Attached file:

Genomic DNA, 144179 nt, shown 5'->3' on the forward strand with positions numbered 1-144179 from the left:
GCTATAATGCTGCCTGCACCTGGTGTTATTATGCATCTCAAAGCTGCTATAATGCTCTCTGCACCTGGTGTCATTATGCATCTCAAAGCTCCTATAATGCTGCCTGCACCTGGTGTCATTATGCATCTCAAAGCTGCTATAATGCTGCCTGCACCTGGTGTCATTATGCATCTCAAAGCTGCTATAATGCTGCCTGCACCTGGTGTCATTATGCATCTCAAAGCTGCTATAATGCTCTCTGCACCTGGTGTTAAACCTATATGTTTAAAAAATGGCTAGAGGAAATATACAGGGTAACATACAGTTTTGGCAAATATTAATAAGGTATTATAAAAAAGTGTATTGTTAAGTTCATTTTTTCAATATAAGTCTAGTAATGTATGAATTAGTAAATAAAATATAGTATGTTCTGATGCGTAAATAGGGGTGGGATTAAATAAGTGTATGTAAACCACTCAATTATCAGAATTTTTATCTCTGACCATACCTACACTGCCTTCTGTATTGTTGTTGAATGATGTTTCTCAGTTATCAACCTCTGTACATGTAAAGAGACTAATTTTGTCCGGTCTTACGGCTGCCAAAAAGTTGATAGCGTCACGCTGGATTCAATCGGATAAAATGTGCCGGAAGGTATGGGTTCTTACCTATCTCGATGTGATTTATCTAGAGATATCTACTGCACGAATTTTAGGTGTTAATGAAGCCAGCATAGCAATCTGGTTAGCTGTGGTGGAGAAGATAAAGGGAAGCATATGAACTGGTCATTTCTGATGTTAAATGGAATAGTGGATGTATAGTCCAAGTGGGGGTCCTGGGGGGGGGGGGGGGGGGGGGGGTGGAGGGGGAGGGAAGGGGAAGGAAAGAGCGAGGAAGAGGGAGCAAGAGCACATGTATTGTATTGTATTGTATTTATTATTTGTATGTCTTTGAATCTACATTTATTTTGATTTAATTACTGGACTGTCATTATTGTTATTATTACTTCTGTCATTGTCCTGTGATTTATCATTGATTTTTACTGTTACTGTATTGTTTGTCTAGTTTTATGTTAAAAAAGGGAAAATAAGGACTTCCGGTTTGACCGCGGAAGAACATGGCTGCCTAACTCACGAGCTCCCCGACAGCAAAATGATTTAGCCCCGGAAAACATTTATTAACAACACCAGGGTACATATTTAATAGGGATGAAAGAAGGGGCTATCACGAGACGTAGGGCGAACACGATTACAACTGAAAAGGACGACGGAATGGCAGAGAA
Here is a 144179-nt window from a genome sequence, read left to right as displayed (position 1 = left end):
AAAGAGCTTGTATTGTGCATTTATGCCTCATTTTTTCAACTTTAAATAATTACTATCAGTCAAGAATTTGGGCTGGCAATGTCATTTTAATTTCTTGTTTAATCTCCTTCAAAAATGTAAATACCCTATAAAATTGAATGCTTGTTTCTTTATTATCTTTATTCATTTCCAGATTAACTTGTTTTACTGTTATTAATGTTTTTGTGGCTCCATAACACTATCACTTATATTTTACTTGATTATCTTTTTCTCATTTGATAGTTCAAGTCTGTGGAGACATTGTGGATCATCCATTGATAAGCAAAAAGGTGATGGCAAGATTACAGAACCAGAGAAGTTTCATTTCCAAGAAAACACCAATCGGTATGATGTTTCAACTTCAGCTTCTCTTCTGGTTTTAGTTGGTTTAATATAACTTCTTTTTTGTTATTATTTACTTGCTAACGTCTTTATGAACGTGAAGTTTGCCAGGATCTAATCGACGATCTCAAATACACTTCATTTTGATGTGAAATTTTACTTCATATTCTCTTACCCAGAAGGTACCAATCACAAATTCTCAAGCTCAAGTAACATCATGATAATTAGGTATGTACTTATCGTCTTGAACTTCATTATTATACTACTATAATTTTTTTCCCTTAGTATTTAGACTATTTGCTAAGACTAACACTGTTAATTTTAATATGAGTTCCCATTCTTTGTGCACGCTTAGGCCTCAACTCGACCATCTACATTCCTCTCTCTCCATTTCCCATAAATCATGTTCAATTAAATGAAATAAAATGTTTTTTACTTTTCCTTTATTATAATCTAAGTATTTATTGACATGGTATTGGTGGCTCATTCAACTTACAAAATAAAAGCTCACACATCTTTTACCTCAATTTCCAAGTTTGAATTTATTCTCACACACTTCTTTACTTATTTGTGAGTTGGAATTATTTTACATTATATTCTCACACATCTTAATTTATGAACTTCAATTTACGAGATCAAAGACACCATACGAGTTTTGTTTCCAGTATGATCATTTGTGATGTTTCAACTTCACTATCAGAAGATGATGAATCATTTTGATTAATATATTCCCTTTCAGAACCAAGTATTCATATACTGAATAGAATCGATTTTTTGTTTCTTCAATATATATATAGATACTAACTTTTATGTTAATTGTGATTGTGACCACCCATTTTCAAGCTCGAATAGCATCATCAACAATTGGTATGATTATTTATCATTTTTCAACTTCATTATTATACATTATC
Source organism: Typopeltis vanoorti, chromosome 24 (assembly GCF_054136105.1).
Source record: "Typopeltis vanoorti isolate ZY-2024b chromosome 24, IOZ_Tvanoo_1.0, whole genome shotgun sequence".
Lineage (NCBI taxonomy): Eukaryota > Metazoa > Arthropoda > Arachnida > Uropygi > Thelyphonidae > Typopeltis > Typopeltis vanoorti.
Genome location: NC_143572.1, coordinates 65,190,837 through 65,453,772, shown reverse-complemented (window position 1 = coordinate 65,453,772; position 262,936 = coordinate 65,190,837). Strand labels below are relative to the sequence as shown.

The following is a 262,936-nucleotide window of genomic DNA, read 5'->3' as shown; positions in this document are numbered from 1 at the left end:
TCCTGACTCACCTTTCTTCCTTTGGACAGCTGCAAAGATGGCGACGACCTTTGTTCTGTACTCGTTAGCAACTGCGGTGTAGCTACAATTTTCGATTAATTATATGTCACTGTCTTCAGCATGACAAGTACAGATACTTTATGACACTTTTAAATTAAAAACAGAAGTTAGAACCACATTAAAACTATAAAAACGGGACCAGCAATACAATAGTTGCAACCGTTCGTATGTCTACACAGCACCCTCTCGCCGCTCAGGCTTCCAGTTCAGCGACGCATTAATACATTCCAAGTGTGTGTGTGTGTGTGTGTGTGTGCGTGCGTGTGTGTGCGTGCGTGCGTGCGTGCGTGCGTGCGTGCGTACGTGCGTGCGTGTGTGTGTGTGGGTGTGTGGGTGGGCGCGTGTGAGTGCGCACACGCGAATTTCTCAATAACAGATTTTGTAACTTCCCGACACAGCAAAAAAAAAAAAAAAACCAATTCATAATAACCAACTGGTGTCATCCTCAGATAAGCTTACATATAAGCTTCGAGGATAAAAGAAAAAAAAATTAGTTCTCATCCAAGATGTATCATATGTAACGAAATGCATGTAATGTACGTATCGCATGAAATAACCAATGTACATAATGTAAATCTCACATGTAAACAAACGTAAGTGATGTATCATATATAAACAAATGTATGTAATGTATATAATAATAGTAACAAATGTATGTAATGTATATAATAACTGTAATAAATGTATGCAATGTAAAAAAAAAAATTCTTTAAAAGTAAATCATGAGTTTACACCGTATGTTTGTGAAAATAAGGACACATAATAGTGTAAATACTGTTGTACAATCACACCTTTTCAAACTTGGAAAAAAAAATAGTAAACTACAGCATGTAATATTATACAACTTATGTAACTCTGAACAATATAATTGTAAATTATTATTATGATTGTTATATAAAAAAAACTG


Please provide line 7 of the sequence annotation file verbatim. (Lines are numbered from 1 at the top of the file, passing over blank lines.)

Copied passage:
Lineage (NCBI taxonomy): Eukaryota > Metazoa > Arthropoda > Arachnida > Uropygi > Thelyphonidae > Typopeltis > Typopeltis vanoorti.